5

Since Project Euler problems are now fair game for questions I have a question of my own.

A certain problem* states:

For a positive integer n, let σ

_{2}(n) be the sum of the squares of its divisors. For example,σ

_{2}(10) = 1 + 4 + 25 + 100 = 130.Find the sum of all n, 0 < n < 64,000,000 such that σ

_{2}(n) is a perfect square.

This *Mathematica* code takes something like an hour to run on a modern machine:

```
Sum[If[IntegerQ @ Sqrt @ DivisorSigma[2, i], i, 0], {i, 64*^6 - 1}] ~Monitor~ i // Timing
```

The similarly naive PARI/GP code takes a minute or two:

```
sum(n=1,64*10^6,issquare(sigma(n,2))*n)
```

Is there some way to make the *Mathematica* code fast, or otherwise solve the problem quickly in *Mathematica*?

Using a faster perfect square test helps quite a bit but it is still far from the PARI/GP performance.

Compilation does not seem possible as numbers exceed the maximum machine-size integer.

(*To foil search engines please do not mention the number of the Project Euler problem related to this question. Thanks.)

I know this probably isn't in the spirit of the problem (since they're technically not integers) but I'm having success with

`ParallelSum[If[Mod[DivisorSigma[2., i]^0.5, 1] == 0, i, 0.],{i, 64000000.}]`

. On my 2010 Core 2 Macbook (and on battery power) it takes ~7 min. – kale – 2013-02-15T04:44:29.307@kale that

ismuch faster but the output doesn't appear to be correct. – Mr.Wizard – 2013-02-15T05:37:13.637@Mr.Wizard, Is that a machine precision thing or a mistake in my formula? – kale – 2013-02-15T14:22:50.917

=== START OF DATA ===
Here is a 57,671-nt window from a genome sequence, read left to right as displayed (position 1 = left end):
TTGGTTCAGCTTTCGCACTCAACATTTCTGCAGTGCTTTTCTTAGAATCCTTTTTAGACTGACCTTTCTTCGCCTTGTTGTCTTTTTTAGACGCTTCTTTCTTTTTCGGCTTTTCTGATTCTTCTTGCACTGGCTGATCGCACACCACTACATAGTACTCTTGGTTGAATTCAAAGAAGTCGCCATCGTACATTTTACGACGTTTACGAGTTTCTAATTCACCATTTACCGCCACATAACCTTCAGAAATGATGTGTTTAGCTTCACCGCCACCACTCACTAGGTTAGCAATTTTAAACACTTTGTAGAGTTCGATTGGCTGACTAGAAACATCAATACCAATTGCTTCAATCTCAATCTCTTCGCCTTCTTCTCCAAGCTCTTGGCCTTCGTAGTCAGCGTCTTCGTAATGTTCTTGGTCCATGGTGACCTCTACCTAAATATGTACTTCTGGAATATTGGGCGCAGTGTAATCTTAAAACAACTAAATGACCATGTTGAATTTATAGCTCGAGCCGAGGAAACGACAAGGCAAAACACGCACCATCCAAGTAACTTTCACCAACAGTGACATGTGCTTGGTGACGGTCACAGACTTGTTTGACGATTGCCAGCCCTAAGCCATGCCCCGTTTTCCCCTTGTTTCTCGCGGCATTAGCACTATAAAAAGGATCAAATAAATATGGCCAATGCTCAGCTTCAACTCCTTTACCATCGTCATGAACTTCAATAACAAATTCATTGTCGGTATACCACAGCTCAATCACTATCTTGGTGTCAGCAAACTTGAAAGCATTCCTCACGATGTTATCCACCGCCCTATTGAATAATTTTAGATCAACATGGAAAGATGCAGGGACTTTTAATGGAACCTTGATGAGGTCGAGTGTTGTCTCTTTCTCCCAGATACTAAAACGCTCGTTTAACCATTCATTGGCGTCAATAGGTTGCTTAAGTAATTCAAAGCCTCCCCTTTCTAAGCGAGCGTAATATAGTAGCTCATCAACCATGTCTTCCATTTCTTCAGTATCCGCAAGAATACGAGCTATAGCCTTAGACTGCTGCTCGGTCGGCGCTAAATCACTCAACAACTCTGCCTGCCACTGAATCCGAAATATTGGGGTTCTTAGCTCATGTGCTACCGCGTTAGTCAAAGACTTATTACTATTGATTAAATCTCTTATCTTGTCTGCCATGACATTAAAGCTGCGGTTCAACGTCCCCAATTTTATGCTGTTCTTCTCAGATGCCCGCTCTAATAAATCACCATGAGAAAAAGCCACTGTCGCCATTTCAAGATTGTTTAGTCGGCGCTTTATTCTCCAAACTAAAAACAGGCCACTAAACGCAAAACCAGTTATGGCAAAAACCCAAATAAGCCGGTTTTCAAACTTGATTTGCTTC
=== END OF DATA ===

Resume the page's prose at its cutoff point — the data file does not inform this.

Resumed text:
1

Testing all $n=2^{26}$ values is at least a $O(n)$ algorithm, so any such approach is just trying to improve an implicit constant. (It reminds me of Churchill's take-down of a lady: "we already know what you are; we're merely haggling about the price.") If you want to achieve

– whuber – 2013-02-15T17:23:45.250realgains, you need to think of ways to rule out the majority of those testsa priori.That suggests exploiting the multiplicative structure of $\sigma_2$ and building a solution based on its values at prime powers: that holds out the hope of a $O(\log(n))$ solution.@whuber I should remove the "without involved mathematical reasoning" line from my question because I would like to see you demonstrate such an approach, even if I have trouble following it. That is, if you have the time and interest of course. – Mr.Wizard – 2013-02-15T18:44:42.970

@MichaelE2 I removed that line from the question because I

aminterested in seeing better algorithms and perhapsMathematicacannot be made faster here otherwise. – Mr.Wizard – 2013-02-15T18:46:43.863Relevant oeis. The formula

sigma_k(n) = Product_p ((p^((e(p)+1)k))-1)/(p^k-1)* seems like a good place to start reducing the the computational cost since you can reuse large parts – ssch – 2013-02-15T19:40:42.613I have found an intriguing approach based on partially factoring $\sigma_2(q)$ for all primes and prime powers up to a suitable size. The idea is that for $n=p_1^{e_1}\cdots p_k^{e_k}$, $\sigma_2(n)$ = $\sigma_2(p_1^{e_1})\cdots\sigma_2(p_k^{e_k})$. Writing $\sigma_2(p_i^e)$ = $q_1^{f_{i1}}\cdots q_j^{f_{ij}}$, we find that $\sigma_2(n)$ is a square iff the sums over $i$ of the $f_{ij}$ are zero modulo $2$: the solutions can be found,

e.g., with`NullSpace`

using sparse matrices. It's still a delicate matter, though, to improve on $O(n)$ performance--perhaps $O(n/\log(n)^2)$ is possible. – whuber – 2013-02-16T02:37:56.173@Mr.Wizard Deleted my comment; will delete this one shortly. – Michael E2 – 2013-02-16T15:32:08.107